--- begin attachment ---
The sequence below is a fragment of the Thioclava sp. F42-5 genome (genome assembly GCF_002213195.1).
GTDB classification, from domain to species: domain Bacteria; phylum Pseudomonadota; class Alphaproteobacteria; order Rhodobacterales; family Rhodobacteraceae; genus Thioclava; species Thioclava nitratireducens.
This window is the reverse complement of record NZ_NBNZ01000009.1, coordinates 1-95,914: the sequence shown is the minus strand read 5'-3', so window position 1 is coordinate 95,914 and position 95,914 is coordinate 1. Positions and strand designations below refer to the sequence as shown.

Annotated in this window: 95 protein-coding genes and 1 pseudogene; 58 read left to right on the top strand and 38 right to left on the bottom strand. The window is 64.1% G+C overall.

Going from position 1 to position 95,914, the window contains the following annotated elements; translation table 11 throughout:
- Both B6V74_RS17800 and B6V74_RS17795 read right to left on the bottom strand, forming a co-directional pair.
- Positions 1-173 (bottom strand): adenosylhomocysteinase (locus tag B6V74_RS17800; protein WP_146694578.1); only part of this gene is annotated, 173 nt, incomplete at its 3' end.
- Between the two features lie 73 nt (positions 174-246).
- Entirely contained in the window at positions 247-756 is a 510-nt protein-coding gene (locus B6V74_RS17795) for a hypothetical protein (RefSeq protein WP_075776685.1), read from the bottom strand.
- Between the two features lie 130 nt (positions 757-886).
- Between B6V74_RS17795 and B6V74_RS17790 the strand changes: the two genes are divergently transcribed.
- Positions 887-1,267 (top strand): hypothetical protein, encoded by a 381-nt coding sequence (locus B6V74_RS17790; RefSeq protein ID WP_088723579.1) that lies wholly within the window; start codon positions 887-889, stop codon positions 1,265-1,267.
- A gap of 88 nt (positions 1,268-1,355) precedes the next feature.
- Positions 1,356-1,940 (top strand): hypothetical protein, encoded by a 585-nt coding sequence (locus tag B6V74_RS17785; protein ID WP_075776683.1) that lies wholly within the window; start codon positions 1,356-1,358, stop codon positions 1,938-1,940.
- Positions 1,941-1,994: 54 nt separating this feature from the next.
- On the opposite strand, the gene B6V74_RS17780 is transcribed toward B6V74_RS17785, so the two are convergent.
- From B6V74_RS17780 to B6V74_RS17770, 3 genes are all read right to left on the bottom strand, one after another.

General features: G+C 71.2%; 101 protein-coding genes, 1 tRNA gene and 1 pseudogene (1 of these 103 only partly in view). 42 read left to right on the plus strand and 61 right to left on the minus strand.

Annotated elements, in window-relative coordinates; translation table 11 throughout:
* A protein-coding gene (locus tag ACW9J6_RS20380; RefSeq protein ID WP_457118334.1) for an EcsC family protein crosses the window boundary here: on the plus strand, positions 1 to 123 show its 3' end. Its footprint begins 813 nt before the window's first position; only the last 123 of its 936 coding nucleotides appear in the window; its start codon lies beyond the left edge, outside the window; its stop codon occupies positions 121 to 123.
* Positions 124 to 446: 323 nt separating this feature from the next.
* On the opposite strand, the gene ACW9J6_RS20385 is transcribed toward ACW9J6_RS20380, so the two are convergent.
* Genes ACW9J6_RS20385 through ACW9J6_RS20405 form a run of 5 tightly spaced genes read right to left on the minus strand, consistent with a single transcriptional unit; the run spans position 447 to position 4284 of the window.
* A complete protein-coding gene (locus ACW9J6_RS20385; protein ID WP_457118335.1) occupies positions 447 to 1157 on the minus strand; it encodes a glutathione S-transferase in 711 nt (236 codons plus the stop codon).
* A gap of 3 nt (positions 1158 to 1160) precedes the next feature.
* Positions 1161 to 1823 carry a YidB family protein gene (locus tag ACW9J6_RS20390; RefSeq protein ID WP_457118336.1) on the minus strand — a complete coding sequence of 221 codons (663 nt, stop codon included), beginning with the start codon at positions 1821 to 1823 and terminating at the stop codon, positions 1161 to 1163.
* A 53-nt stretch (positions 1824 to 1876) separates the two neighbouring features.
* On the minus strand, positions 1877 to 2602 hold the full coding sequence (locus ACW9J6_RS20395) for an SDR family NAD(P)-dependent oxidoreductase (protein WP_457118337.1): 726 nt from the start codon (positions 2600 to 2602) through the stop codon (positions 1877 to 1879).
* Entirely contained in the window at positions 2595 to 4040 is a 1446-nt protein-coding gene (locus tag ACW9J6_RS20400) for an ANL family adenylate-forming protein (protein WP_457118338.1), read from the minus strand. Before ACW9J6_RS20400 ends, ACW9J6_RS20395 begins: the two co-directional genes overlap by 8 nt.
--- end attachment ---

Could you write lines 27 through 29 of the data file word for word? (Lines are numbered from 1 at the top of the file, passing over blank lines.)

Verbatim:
* A 53-nt stretch (positions 1824 to 1876) separates the two neighbouring features.
* On the minus strand, positions 1877 to 2602 hold the full coding sequence (locus ACW9J6_RS20395) for an SDR family NAD(P)-dependent oxidoreductase (protein WP_457118337.1): 726 nt from the start codon (positions 2600 to 2602) through the stop codon (positions 1877 to 1879).
* Entirely contained in the window at positions 2595 to 4040 is a 1446-nt protein-coding gene (locus tag ACW9J6_RS20400) for an ANL family adenylate-forming protein (protein WP_457118338.1), read from the minus strand. Before ACW9J6_RS20400 ends, ACW9J6_RS20395 begins: the two co-directional genes overlap by 8 nt.